Miami Officer Arrested for Running Ponzi Scheme on Other Cops

This week at Fort Lauderdale-Hollywood International Airport as he tried to board a flight to Costa Rica– skipping town to avoid prosecution for his Ponzi scheme loan company.

Miami Police Department Officer Dermis Hernandez, 41, ran a Ponzi scheme that targeted active and retired cops. But it was one of Hernandez’s colleagues who tipped off investigators that something wasn’t right about the officer’s investment practices.

Hernandez is the second Miami police officer arrested in 2018 so far. Officer Adrian Santos was arrested in January for doing cocaine at popular Miami nightclub E11even.

The Miami U.S. Attorney’s Office reports that Hernandez owned and operated a Costa Rican loan company that deceived clients into expecting returns of over 20 percent.

But federal prosecutors said his company was a scam. He used the proceeds from his company to enhance his personal lifestyle and payback early investors.

FBI Agent Sarah Halleran said,

“In truth, Hernandez and his co-conspirators used the investor funds for personal enrichment and to pay the returns of other investors.”

Hernandez lured clients to invest in his company; he claimed the investments carried little to no risk. Hernandez’s company purportedly provided high-interest loans to property owners in Costa Rica.  But Hernandez showed potential clients fake papers that depicted that his company had property rights in Costa Rica.

Clients would then invest in Hernandez’s company under the guise that they were going to be repaid.

One of Hernandez’s clients paid him $10,000 from a personal police retirement fund; the client expected a 20% return on the investment per year, but of course that investment return never came.

Another victim told FBI agents he was guaranteed a 24 percent return on his personal investment of $125,000, but only received $17,000 back in interest payments.

An officer that invested with Hernandez didn’t get his expected return and then went to authorities to inform them about Hernandez’s scheme.

Hernandez apparently caught word that investigators were on to him.  And with his wife being a Costa Rican national, Hernandez boarded a flight to Costa Rica at the Fort Lauderdale-Hollywood International Airport. It was there that the FBI arrested Hernandez in the boarding area. 

Miami Police Chief Jorge Colina spoke at a press conference saying:

“Officer Hernandez has been arrested and charged with conspiracy to commit wire fraud in conjunction with his involvement in a Ponzi scheme. Officer Hernandez has failed to uphold his oath,”

the Chief went on to say,

“It was disgraceful behavior and we are working to quickly end his employment.”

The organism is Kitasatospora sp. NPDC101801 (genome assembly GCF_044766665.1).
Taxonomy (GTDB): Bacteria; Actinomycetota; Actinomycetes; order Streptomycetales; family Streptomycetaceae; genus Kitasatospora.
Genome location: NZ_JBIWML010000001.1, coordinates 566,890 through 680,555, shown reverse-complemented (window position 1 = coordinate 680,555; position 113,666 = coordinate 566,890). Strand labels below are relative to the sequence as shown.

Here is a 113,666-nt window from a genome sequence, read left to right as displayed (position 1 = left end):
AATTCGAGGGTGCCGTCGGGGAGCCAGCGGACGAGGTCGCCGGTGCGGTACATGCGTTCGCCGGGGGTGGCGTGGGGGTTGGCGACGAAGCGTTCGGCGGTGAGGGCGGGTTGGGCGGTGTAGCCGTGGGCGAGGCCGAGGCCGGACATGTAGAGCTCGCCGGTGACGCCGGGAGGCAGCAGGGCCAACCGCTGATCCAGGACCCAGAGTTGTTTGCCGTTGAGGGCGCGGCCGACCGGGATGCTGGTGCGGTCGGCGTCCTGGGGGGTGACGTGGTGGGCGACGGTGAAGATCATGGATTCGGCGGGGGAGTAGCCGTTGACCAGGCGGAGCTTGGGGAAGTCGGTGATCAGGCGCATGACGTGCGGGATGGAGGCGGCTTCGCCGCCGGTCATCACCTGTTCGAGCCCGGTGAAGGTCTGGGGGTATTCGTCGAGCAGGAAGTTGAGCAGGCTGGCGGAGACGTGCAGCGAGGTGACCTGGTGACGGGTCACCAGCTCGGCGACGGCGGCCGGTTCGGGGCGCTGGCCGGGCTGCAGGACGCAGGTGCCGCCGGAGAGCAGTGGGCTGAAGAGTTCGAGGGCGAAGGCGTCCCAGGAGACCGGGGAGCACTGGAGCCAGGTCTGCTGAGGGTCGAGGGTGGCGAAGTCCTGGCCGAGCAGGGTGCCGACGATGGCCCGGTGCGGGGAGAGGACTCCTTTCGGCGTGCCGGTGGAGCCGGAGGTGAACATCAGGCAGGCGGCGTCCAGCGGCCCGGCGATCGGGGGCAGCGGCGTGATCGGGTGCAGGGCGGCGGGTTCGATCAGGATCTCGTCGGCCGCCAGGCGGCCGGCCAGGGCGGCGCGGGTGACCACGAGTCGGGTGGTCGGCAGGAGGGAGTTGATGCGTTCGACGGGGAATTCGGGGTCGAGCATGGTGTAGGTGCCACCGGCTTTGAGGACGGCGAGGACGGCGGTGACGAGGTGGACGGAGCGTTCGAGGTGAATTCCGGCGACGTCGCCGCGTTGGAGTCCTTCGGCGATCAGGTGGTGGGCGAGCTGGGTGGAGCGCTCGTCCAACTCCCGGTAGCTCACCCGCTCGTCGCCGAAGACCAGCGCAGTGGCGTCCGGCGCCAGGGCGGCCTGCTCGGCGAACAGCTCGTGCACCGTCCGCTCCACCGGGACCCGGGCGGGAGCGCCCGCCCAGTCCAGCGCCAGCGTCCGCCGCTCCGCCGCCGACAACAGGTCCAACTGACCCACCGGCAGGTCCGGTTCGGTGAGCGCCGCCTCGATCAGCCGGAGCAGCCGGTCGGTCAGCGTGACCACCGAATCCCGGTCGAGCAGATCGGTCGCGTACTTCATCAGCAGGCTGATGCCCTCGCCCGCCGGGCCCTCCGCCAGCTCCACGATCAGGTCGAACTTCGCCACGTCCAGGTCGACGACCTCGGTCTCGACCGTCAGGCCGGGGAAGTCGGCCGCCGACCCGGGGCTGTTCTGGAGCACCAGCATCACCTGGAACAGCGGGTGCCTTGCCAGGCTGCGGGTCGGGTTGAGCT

Hernandez’s bond hearing is set for Friday. The investigation was a joint effort between the Federal Bureau of Investigation and the Miami Police Department. The case will be tried in federal court.

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This week at Fort Lauderdale-Hollywood International Airport as he tried to board a flight to Costa Rica– skipping town to avoid prosecution for his Ponzi scheme loan company.

Miami Police Department Officer Dermis Hernandez, 41, ran a Ponzi scheme that targeted active and retired cops. But it was one of Hernandez’s colleagues who tipped off investigators that something wasn’t right about the officer’s investment practices.

Hernandez is the second Miami police officer arrested in 2018 so far. Officer Adrian Santos was arrested in January for doing cocaine at popular Miami nightclub E11even.

The Miami U.S. Attorney’s Office reports that Hernandez owned and operated a Costa Rican loan company that deceived clients into expecting returns of over 20 percent.

But federal prosecutors said his company was a scam. He used the proceeds from his company to enhance his personal lifestyle and payback early investors.

FBI Agent Sarah Halleran said,

“In truth, Hernandez and his co-conspirators used the investor funds for personal enrichment and to pay the returns of other investors.”

Hernandez lured clients to invest in his company; he claimed the investments carried little to no risk. Hernandez’s company purportedly provided high-interest loans to property owners in Costa Rica.  But Hernandez showed potential clients fake papers that depicted that his company had property rights in Costa Rica.

Clients would then invest in Hernandez’s company under the guise that they were going to be repaid.

One of Hernandez’s clients paid him $10,000 from a personal police retirement fund; the client expected a 20% return on the investment per year, but of course that investment return never came.

Another victim told FBI agents he was guaranteed a 24 percent return on his personal investment of $125,000, but only received $17,000 back in interest payments.

An officer that invested with Hernandez didn’t get his expected return and then went to authorities to inform them about Hernandez’s scheme.

Hernandez apparently caught word that investigators were on to him.  And with his wife being a Costa Rican national, Hernandez boarded a flight to Costa Rica at the Fort Lauderdale-Hollywood International Airport. It was there that the FBI arrested Hernandez in the boarding area. 

Miami Police Chief Jorge Colina spoke at a press conference saying:

“Officer Hernandez has been arrested and charged with conspiracy to commit wire fraud in conjunction with his involvement in a Ponzi scheme. Officer Hernandez has failed to uphold his oath,”

the Chief went on to say,

“It was disgraceful behavior and we are working to quickly end his employment.”

Hernandez’s bond hearing is set for Friday. The investigation was a joint effort between the Federal Bureau of Investigation and the Miami Police Department. The case will be tried in federal court.

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